Gallery-Hopping on the Lower East Side
Scores of art galleries call the Lower East Side home—too many to cover here. So we have singled out some of the most notable gallery shows opening in the neighborhood in the months ahead.
300 Broome Street (between Eldridge and Forsyth Streets)
Karl Wirsum, who first gained attention in 1966 as a member of the Hairy Who—Chicago artists inspired by commercial art and the turbulence of the era—is the subject of the gallery’s retrospective “Unmixedly at Ease: 50 Years of Drawing,” from October 10 to November 10.
127 Henry Street (between Rutgers and Pike Streets)
The self-described “Fly New Orleans Artist,” Dapper Bruce Lafitte creates highly detailed ink-on-paper drawings in which the political becomes the personal. His latest solo show, “45 Don’t Have Love for Me,” runs October 19 through December 1.
54 Ludlow Street (between Hester and Grand Streets)
There is no Klaus von Nichtssagend—at least not one who is involved with this gallery dedicated to emerging artists. Among those it represents is Holly Coulis, the subject of a solo show running from October 25 to December 8. The Brooklyn-based artist is becoming known for graphical still lifes that verge toward disassembled shapes and panes of color.
48 Hester Street (between Canal and Grand Streets)
In celebration of its 30th anniversary, Front Room Gallery is holding two group shows. The first, “The Environment in Contemporary Photography,” runs through October 13. The second, “Figurative vs Abstract in Contemporary Art,” opens October 18 and runs through November 24. Thomas Broadbent, Amy Hill, and Emily Roz are among the figurative artists featured; Peter Fox, Ross Racine, and Patricia Smith are a few of the abstract artists. Photographer Phillip Buehler, best known for his landscapes of abandoned sites, will be the subject of a solo show from November 29 through January 12, 2020.
210 Rivington Street (between Pitt and Ridge Streets)
From November 2 through 23, the gallery will host “Rippling Stone,” an exhibition by DALeast, who is as well known for his street art as he is for his monochromatic paintings on canvas.
299 Grand Street (between Allen and Eldridge Streets)
From a three-story former tenement Marc Straus represents both up-and-comers and more-established artists deemed worthy of additional attention. Cuban painter Carlos Quintana, whose oversize canvases display the physicality of his chosen medium, is the subject of a solo show from October 24 to December 15. Running concurrently is a solo show featuring evocative panels by fellow painter Tess Jaray.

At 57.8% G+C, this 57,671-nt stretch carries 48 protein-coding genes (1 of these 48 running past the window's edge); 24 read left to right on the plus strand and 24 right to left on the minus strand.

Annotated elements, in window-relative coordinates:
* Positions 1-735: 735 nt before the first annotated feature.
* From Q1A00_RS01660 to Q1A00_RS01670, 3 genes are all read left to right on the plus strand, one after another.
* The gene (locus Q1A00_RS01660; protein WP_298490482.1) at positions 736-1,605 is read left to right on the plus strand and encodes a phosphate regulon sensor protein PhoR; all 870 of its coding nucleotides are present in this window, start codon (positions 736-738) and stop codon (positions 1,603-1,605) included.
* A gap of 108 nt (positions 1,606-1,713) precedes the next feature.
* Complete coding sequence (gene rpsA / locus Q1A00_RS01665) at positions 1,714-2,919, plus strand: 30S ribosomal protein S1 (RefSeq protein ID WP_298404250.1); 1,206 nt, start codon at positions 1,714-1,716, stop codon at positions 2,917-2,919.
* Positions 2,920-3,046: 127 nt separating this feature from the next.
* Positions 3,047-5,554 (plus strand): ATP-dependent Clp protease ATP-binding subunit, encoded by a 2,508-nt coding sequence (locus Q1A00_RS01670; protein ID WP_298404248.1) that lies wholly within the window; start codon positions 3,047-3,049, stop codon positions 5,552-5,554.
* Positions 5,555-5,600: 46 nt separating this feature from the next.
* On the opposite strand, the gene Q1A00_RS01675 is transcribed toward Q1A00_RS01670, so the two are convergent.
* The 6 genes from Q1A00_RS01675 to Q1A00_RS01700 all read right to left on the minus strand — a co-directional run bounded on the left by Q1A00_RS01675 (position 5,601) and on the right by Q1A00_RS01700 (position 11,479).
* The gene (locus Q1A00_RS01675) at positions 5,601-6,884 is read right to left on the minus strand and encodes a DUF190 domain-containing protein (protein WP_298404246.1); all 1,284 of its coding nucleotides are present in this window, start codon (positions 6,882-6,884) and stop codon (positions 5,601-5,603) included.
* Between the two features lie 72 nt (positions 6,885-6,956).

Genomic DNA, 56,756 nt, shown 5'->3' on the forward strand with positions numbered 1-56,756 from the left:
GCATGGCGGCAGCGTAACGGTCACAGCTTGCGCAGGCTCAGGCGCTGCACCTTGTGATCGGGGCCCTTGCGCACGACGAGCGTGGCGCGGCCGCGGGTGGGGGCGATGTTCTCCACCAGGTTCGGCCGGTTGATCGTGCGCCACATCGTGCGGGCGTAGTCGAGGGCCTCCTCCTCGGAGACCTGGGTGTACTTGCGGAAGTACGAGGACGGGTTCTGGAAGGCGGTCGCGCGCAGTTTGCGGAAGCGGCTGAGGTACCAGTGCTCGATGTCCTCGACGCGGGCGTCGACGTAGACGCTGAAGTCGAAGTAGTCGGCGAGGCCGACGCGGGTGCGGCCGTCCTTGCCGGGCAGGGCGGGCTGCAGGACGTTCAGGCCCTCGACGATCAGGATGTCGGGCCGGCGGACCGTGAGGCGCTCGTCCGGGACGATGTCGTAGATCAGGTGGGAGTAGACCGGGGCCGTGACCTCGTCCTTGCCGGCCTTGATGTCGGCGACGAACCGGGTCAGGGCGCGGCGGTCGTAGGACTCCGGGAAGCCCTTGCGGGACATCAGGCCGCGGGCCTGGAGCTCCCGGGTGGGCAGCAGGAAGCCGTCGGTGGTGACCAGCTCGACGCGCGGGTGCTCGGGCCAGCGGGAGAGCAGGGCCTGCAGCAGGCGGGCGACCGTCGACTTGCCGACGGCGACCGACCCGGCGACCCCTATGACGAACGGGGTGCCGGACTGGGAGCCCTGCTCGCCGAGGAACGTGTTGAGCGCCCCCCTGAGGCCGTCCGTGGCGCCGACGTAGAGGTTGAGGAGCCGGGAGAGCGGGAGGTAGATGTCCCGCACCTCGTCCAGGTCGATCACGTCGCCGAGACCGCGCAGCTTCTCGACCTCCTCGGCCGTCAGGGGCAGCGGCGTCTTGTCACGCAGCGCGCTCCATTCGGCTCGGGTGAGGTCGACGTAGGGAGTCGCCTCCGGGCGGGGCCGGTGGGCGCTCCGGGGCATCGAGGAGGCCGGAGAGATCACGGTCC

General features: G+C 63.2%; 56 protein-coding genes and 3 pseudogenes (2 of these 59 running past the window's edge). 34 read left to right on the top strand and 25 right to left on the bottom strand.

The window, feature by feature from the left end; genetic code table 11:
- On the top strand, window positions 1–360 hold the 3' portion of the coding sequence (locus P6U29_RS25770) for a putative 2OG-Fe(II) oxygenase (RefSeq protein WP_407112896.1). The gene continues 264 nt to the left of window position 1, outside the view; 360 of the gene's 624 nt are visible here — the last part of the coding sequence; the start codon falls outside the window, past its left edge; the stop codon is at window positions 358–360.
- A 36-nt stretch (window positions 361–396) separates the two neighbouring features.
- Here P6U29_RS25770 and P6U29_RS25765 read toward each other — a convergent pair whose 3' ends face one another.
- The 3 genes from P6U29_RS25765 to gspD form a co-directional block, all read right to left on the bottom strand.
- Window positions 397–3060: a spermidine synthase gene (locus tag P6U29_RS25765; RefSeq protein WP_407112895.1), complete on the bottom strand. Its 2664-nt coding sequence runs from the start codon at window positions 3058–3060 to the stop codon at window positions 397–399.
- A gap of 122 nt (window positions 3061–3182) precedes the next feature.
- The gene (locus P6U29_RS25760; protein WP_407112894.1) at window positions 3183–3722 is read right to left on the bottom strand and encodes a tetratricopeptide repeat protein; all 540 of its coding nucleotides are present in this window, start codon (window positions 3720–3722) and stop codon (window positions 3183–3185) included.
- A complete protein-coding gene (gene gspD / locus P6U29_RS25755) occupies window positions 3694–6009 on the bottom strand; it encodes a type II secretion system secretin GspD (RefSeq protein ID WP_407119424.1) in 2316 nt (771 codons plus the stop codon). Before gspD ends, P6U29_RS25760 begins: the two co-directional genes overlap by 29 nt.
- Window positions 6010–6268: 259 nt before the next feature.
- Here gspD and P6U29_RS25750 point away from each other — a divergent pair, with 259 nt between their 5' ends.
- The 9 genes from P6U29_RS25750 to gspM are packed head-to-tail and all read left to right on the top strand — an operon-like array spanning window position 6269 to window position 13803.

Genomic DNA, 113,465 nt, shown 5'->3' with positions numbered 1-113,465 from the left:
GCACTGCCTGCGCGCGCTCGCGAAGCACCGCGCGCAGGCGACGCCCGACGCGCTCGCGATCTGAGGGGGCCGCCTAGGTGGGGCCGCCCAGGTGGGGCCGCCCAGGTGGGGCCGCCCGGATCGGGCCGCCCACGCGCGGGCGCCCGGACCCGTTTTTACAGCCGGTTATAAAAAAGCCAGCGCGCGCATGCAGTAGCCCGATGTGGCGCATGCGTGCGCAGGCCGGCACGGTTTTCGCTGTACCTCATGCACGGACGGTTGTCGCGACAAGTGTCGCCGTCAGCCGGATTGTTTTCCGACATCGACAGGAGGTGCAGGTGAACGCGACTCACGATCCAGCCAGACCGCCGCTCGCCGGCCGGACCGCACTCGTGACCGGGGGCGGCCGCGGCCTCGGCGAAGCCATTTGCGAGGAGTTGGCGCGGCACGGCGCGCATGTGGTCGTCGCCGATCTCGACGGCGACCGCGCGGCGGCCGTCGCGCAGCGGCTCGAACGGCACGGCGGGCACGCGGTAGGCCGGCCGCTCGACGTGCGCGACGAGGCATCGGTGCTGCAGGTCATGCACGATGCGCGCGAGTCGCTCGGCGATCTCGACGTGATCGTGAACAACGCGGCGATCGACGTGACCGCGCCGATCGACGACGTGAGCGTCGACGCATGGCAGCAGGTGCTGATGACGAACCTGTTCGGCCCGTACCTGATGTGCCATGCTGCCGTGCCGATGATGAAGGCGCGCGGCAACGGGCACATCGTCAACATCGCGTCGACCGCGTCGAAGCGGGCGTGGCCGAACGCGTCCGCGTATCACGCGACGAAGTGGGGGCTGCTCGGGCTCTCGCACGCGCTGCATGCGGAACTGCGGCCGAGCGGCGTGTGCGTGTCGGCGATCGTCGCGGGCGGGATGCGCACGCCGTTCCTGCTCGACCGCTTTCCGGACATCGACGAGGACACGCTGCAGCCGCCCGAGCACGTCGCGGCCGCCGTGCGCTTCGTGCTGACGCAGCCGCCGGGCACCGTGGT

130 Orchard Street (between Delancey and Rivington Streets)
Emmanuel Perrotin’s eponymous LES gallery is one of six he has worldwide; others are in his native Paris, Hong Kong, Seoul, Shanghai, and Tokyo. Two artists will have solo shows in the New York gallery from November 2 to December 21: Beijing-based Chen Fei, whose paintings incorporate both the hyperrealistic and the surrealistic, and South Korea-born Lee Bae, whose most recent abstract works are made exclusively with carbon black, a material most commonly used in auto tires.
168 Suffolk Street (between Stanton and East Houston Streets)
ProxyCo specializes in works by Latin American artists, particularly those from Mexico and Colombia, where the gallery’s cofounders are from. Installation and multimedia artists Johanna Unzueta and Felipe Mujica, whose collaborative show opens November 22, both hail from Chile, though they now live in New York.
54 Orchard Street (between Hester and Grand Streets)
This contemporary-art gallery typically runs two exhibitions simultaneously, and this autumn is not exception. Two solo shows will launch on October 30 and run through December 21. “Nicole Awai: Envisioning the Liquid Land” features multimedia works by the Trinidad-based artist that straddle the abstract and the representational. Sculptor and installation artist Rachelle Dang will be presenting “Uncertain Haven.”
11 Rivington Street (between Chrystie Street and Bowery)
Founded by the late Tibor de Nagy in 1950, this gallery could easily rest on its laurels; in addition to representing the estates of John Ashberry and Larry Rivers, it gained renown by hosting the first solo shows of Helen Frankenthaler, Jane Freilicher, and Red Grooms, among others. Under the ownership of Andrew Arnot, however, it represents and exhibits numerous current artists as well. On display through November 17 is “Trestletown Stomping Ground,” a solo show by narrative Naive painter Sarah McEneaney. A retrospective of paintings by the late Jesse Murry runs from November 21 through January 12, 2020.